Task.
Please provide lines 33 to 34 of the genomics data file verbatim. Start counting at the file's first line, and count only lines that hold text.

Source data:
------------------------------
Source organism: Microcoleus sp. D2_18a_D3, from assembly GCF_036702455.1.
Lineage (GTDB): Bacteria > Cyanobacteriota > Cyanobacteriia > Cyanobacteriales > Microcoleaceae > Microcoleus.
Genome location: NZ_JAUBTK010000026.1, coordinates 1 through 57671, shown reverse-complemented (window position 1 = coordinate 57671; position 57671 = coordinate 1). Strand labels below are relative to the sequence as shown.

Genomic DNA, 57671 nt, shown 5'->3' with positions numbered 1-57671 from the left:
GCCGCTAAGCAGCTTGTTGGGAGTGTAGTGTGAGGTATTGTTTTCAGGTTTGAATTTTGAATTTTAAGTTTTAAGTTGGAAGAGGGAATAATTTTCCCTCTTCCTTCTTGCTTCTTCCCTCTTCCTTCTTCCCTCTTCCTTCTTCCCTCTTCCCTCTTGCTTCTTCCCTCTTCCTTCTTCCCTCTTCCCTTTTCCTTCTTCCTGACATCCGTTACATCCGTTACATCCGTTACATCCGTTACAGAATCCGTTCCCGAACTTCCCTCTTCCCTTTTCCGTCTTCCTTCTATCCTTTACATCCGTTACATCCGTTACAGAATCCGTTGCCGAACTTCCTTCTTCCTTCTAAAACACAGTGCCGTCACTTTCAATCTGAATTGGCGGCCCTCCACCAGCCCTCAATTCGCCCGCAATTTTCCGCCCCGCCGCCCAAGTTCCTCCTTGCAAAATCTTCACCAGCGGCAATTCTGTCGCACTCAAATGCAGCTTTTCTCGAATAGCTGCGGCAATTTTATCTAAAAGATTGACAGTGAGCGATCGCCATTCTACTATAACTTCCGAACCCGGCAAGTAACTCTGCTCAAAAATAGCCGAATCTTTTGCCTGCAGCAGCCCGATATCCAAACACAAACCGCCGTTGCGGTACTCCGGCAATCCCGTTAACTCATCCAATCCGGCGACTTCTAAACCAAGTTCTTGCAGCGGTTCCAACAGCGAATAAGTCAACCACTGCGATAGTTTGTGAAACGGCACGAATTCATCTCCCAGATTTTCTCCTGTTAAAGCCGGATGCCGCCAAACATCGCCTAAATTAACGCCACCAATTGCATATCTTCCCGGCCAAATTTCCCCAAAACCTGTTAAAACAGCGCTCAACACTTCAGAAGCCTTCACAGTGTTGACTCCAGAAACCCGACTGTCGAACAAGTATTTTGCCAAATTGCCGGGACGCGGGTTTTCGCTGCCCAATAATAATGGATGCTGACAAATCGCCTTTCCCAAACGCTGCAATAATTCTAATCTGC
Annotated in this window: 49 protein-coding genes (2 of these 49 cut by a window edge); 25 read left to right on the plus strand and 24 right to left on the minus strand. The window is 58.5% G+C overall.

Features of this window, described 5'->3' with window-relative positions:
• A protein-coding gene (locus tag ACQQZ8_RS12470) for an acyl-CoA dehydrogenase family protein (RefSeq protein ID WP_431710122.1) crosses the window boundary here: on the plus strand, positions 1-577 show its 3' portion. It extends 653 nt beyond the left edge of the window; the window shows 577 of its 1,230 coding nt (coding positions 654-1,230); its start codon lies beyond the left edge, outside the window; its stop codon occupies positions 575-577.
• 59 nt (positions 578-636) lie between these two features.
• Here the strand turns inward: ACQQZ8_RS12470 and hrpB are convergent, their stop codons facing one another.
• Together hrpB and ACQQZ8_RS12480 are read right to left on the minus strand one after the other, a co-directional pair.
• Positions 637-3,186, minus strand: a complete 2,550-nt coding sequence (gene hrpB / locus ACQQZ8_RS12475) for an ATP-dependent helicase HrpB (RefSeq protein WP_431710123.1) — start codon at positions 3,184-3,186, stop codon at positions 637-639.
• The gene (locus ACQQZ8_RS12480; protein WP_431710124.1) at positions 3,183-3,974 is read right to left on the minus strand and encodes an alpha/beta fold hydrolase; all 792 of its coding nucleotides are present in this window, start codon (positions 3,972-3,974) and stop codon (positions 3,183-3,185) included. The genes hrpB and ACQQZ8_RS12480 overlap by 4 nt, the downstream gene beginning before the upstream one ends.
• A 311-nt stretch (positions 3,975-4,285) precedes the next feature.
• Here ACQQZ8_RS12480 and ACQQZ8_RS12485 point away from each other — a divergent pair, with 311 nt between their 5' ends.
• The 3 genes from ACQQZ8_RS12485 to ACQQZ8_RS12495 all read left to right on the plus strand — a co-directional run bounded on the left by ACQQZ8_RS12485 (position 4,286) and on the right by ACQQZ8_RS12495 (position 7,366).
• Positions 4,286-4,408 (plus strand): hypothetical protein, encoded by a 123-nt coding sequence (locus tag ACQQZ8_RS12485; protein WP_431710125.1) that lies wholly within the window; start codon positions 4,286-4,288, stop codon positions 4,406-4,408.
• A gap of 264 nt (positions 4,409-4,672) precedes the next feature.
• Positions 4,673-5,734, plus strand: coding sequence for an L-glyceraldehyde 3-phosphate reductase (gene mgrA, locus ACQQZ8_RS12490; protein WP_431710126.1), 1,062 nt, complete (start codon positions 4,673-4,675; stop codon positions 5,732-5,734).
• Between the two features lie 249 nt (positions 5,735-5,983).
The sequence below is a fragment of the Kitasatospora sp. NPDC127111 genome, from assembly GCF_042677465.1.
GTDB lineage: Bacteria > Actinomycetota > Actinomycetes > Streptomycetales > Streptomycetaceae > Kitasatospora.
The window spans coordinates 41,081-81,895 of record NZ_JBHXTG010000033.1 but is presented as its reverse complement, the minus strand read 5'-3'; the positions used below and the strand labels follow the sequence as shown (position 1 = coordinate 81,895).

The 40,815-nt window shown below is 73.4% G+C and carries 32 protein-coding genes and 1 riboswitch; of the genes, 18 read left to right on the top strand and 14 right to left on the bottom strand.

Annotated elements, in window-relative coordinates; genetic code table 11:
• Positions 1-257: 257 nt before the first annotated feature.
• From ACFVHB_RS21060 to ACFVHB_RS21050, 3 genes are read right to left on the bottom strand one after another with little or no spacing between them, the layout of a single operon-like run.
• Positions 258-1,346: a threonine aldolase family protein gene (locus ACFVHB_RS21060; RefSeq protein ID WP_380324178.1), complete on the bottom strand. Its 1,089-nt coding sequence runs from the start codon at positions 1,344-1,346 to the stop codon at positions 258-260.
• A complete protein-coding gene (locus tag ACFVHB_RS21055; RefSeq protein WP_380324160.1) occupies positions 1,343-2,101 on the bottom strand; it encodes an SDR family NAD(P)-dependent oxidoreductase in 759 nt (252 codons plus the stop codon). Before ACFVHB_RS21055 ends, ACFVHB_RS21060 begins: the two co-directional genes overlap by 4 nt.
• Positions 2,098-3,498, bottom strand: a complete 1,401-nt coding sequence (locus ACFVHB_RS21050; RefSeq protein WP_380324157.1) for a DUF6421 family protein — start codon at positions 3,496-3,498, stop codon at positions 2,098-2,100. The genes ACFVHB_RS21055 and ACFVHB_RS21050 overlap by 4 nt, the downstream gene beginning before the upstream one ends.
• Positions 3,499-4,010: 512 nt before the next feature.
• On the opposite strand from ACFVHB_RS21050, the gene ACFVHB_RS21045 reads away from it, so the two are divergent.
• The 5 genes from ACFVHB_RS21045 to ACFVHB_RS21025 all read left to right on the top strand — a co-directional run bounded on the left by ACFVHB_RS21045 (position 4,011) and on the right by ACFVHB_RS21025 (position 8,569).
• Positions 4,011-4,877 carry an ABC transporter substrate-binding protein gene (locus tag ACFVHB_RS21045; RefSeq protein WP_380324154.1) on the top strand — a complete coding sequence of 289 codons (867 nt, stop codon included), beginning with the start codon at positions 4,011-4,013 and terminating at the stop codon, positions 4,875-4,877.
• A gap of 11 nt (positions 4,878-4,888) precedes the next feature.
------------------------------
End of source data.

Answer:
• The 5 genes from ACFVHB_RS21045 to ACFVHB_RS21025 all read left to right on the top strand — a co-directional run bounded on the left by ACFVHB_RS21045 (position 4,011) and on the right by ACFVHB_RS21025 (position 8,569).
• Positions 4,011-4,877 carry an ABC transporter substrate-binding protein gene (locus tag ACFVHB_RS21045; RefSeq protein WP_380324154.1) on the top strand — a complete coding sequence of 289 codons (867 nt, stop codon included), beginning with the start codon at positions 4,011-4,013 and terminating at the stop codon, positions 4,875-4,877.